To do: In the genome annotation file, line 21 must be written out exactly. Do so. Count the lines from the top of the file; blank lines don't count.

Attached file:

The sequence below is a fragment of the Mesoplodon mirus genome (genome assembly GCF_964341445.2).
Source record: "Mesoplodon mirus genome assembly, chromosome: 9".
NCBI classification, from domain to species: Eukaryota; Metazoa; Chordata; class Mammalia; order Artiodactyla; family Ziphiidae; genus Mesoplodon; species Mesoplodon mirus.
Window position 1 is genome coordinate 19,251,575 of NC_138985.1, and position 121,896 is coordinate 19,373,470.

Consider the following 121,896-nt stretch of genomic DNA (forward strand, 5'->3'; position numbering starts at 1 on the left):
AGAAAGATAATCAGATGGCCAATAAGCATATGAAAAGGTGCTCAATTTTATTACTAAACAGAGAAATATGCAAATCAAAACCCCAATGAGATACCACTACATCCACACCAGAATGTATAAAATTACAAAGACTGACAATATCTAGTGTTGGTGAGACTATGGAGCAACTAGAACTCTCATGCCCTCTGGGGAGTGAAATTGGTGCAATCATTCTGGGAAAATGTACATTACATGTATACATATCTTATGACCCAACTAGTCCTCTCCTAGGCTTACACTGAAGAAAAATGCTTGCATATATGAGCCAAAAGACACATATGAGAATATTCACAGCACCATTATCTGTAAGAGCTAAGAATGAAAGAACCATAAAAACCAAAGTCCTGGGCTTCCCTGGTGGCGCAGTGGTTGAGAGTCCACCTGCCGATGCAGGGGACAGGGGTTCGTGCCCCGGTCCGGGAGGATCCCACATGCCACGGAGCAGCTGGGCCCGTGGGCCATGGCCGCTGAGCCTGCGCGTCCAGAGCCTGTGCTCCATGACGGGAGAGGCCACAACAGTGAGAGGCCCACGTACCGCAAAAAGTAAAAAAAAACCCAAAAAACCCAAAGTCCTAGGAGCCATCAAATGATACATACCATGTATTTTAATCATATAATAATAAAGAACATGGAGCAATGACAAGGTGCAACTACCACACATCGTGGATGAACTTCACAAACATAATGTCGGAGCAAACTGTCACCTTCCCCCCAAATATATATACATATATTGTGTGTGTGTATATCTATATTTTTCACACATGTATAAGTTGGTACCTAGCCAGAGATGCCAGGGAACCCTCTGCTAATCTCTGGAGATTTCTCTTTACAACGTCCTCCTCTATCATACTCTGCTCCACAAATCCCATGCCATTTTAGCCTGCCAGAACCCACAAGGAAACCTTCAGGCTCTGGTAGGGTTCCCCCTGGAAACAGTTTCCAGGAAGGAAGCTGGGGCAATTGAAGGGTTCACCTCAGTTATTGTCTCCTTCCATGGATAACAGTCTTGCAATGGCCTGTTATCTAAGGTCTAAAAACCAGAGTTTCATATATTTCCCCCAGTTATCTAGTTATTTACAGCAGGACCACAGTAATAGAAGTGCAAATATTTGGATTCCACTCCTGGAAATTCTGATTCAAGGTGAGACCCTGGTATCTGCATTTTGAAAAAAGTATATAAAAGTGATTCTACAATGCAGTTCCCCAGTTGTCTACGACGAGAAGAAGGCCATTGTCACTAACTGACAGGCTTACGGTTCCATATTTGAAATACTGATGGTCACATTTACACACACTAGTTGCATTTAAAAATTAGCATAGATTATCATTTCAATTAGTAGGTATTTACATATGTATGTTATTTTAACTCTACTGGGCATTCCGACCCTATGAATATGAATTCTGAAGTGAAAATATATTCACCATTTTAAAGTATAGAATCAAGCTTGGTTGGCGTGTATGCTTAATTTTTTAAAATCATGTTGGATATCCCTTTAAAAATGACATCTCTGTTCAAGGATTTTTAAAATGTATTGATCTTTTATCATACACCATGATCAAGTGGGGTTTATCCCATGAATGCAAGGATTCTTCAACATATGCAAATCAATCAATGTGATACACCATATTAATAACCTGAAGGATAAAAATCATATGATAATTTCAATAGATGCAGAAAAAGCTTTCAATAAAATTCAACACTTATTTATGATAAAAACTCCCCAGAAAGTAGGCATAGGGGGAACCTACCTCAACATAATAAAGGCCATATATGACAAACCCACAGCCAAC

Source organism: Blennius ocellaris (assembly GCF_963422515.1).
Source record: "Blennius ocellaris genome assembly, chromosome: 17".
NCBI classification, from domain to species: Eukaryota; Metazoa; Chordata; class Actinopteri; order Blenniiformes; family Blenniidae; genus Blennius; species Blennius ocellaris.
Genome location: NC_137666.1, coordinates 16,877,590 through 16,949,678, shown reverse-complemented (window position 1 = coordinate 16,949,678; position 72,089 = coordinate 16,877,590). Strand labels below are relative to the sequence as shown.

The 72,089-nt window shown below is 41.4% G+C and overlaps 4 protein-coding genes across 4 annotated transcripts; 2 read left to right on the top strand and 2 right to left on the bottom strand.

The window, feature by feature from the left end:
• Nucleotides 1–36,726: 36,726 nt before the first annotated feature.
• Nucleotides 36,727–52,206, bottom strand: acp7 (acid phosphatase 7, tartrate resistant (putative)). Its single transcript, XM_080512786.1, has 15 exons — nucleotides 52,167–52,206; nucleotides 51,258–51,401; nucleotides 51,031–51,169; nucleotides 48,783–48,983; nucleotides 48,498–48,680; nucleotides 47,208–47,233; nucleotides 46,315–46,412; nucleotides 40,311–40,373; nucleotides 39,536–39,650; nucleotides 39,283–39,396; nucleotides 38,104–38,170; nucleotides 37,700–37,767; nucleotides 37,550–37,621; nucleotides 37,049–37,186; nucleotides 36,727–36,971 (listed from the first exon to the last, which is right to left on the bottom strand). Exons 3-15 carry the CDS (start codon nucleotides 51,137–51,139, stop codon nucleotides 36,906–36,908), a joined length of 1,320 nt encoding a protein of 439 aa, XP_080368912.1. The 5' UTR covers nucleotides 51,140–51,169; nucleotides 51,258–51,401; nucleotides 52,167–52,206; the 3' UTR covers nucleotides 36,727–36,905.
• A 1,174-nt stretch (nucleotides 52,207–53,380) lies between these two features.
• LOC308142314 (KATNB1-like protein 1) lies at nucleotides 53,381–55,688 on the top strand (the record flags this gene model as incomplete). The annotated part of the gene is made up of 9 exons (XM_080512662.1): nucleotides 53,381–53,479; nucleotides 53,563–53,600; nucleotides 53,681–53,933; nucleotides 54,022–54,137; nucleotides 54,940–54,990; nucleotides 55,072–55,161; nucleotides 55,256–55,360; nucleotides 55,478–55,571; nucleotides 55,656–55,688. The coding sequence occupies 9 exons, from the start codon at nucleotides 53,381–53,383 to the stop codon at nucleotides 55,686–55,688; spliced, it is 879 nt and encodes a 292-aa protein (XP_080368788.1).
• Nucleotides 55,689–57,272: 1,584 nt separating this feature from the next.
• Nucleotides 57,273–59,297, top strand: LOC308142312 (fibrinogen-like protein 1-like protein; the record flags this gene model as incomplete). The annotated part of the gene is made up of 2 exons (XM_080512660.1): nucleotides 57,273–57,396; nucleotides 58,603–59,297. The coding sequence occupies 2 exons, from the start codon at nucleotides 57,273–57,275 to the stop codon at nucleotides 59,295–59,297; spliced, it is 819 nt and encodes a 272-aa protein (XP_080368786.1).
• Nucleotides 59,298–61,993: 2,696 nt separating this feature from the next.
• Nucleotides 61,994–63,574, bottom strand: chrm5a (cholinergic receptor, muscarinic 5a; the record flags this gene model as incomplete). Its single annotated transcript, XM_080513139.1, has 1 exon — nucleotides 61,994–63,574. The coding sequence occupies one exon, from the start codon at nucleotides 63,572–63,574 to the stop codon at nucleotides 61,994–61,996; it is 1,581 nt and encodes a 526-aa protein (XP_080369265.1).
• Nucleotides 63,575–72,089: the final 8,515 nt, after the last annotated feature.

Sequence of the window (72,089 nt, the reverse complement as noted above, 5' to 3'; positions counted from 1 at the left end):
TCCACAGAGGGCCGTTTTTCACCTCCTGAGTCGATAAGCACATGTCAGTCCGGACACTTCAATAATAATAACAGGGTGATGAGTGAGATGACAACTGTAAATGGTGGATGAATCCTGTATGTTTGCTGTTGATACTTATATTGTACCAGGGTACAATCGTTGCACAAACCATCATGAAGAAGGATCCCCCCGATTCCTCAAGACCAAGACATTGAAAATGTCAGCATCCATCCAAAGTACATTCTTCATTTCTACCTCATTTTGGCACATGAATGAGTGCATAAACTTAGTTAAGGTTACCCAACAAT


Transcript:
• Nucleotides 63,575–72,089: the final 8,515 nt, after the last annotated feature.